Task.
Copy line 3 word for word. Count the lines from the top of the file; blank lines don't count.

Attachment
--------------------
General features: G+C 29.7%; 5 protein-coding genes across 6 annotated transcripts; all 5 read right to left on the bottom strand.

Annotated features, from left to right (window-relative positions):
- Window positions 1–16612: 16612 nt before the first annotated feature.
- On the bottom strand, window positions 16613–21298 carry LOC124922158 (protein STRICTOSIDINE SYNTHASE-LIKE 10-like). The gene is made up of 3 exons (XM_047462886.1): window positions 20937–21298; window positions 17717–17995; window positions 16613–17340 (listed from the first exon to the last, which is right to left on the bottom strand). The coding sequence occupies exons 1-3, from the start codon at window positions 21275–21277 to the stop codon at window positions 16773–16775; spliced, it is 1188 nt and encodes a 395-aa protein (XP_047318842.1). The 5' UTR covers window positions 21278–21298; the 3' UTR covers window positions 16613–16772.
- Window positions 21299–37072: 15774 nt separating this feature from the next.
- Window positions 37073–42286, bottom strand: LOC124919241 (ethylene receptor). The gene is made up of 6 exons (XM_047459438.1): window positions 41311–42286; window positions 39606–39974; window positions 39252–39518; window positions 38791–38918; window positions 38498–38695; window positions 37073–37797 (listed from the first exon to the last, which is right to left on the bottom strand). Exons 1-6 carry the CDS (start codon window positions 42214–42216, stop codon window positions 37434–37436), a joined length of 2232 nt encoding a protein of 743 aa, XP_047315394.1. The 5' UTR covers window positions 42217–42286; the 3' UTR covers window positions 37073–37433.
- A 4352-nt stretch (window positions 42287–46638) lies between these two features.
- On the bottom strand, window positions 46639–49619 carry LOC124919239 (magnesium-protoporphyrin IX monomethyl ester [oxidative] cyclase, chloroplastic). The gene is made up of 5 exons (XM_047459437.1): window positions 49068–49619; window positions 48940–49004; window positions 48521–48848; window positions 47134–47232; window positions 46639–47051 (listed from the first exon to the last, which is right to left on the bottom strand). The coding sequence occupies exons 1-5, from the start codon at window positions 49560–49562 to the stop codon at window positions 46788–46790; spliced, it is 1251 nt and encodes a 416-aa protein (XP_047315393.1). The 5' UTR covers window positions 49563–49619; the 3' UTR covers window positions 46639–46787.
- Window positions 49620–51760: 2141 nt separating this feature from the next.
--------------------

- Window positions 1–16612: 16612 nt before the first annotated feature.